Band: Outer Heaven
Album: Realms of Eternal Decay
Label: Relapse Records
Genre: Death Metal
Country: United States
Release Date: October 12, 2018
Pennsylvania is an absolute hotbed for heavy music. Bands like: Rivers of Nihil, Black Crown Initiate, Incantation, Full of Hell, Code Orange, August Burns Red and one of my absolute favorites, Horrendous are just a handful of the big names that pop up when I think about PA. Not to mention that it is also home to This Is Hardcore every year. That eclectic group of names may not tell you much about the band I’m reviewing today, but the unreadable name on the cover paired with the fact that I’m writing it (Metal Utopia’s token “True Death Metal Head”) should tell you that it’s another dirty death metal debut! Now will Outer Heaven add their name to the list of well-known extreme metal acts from PA? Spoiler alert: Absolutely.
Outer Heaven formed in 2013 and since then have graced their listeners with a demo, a split and a handful of singles. After a recent signing with the prestigious Relapse Records, Outer Heaven are poised to unleash their debut full-length on the world. If you’re anything like me the savagery of the cover art INSTANTLY grabbed your attention and refused to let go. There are a ton of little details going on, and it truly captures the disgusting and violent atmosphere of this monstrosity. Realms of Eternal Decay is a downright evil and surprisingly technical record that should not be ignored.
On a passing listen you may dismiss Outer Heaven as another love letter to Swedish OSDM, and while you wouldn’t be wrong, you’d be egregiously underselling the group. Death metal is absolutely their core influence and sound, but there are black metal and doom metal influences peppered throughout this record. Another exciting feature about this record is actually the concept. Realms of Outer Decay seems to tell the story of a distant world that has become infected with an organism that corrupts the mind and compels you to murder. Basically “28 Days Later” in space. The vocals on Putrid Dwellings have a digitized effect that conjures up the image of an extraterrestrial beast. The cover art does a phenomenal job of depicting this narrative and really brings the album together when you understand the story.
The production on this record compliments Outer Heaven’s sound very well. It has a thick cavernous atmosphere, but none of the instruments are neglected. The sound of the bass is utter perfection. On tracks like Vortex of Thought & Multicellular Savagery, the rest of the band drops out to let the vile rhythm take control. The sound of the drums is also very well executed. The drums are never too loud, the cymbals don’t feel overwhelming, and something about that snare is extremely hypnotic for me. If “clean production” is a derogatory term in your dictionary, you will be ecstatic upon starting this album.
The songs on realms of Eternal Decay are short and sweet for the most part with an average of 3 minutes per song. One of my favorite tracks, Tortured Winds, is the shortest song on the record at just over two minutes. The two-minute monster has many tempo changes and even genre-bending moments. Halfway through runtime we are welcomed to one of the grooviest sections of the entire record. The intensity never wavers though as we are taken out on a neck breaking and knuckle dragging riff. On the other end of the spectrum we have the longest track finishing the album for us, Decaying Realms. I love almost everything about the closing song, it never felt too long or monotonous. The songwriting was taken very seriously for this song to really wrap up the concept of the record in a gore spattered bow. This leads to my annoyance with the song itself. When Decaying Realms begins, there is a very unpleasant sound effect of bombs going off or planets exploding? I’m not entirely sure what the sound represents, but as the culmination of the story it sounds like destruction. While I appreciate the commitment to the theme of the record, the execution of it was poorly done.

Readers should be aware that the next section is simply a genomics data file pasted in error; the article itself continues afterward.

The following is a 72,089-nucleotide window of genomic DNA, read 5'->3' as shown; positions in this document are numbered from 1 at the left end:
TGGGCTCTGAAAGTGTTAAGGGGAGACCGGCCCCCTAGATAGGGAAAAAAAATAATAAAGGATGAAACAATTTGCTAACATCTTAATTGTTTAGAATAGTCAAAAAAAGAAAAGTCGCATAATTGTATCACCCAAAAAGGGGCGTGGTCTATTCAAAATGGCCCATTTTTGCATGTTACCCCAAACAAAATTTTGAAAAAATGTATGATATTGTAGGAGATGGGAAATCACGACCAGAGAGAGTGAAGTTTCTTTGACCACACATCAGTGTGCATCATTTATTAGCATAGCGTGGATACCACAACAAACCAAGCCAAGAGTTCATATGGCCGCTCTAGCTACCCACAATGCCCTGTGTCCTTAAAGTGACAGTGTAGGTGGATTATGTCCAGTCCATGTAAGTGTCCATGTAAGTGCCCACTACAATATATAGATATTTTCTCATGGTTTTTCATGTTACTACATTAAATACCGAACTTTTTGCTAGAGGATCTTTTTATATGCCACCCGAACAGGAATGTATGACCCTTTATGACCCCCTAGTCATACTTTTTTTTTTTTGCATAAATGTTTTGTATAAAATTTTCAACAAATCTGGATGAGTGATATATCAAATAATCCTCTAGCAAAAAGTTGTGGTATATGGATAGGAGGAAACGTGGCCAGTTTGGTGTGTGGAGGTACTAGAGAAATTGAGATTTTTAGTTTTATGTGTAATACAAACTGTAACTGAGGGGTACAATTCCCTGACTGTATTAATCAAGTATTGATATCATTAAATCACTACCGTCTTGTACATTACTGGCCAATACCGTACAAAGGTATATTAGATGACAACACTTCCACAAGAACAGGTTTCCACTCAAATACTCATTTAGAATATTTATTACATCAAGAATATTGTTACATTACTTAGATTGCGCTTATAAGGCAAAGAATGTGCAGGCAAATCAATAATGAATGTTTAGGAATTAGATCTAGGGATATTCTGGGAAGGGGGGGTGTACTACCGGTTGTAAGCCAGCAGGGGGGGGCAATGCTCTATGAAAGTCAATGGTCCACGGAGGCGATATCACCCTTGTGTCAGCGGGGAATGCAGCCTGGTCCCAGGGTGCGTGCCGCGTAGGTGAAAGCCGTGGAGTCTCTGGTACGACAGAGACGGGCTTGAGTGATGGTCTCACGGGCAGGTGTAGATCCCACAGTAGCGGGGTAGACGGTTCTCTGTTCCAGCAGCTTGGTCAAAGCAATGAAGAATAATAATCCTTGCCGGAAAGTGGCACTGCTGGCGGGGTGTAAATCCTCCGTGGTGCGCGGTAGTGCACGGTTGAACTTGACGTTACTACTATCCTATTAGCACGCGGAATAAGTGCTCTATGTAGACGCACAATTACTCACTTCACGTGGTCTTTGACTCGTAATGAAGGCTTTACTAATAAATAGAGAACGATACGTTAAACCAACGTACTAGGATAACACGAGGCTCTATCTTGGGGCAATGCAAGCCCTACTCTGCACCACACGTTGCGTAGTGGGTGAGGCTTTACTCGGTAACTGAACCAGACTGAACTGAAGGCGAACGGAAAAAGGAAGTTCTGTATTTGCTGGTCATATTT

There were a meager amount of problems I have with Outer Heaven’s debut, but they are there. A few of the cuts on the album felt much less memorable than the rest, like Echoes from Beyond and Bloodspire. Not to say they were bad songs, but they didn’t make much of an impact on me and felt less inspired than their counterparts. The vocals are the weakest spot for me on the record. For the majority of the runtime the vocals are your run of the mill guttural death metal vocals, and I just like a bit of personality shining through on the growls. The mixing of the vocals were handled very well. They are lower in the mix than most of the instruments are, but they aren’t hiding where you have to strain to listen for them.
I’ve said it before and I’ll say it again, 2018 has been incredible for the resurgence of death metal. Established acts like Horrendous, Tomb Mold, and Mammoth Grinder have once again set the standard for what fans of death metal want to hear. While newcomers Depravity, Ripped to Shreds, and now Outer Heaven have taken the baton and exploded out from the starting point. Is it perfect? No, but Realms of Eternal Decay is well-executed and Outer Heaven are oozing with potential for future releases. I’ll definitely be keeping my eyes on the extreme metal scene in Philadelphia.
1.Vortex of Thought
2. What Lies Beneath
3. Pulsating Swarm
4. Multicellular Savgery
5. Echoes From Beyond
6. Tortured Winds
8. Sacrificial Evolution
9. Putrid Dwelling
10. Decaying Realms
Total Playing Time: 30:34
I’m pretty great. Just ask me, I’ll tell ya.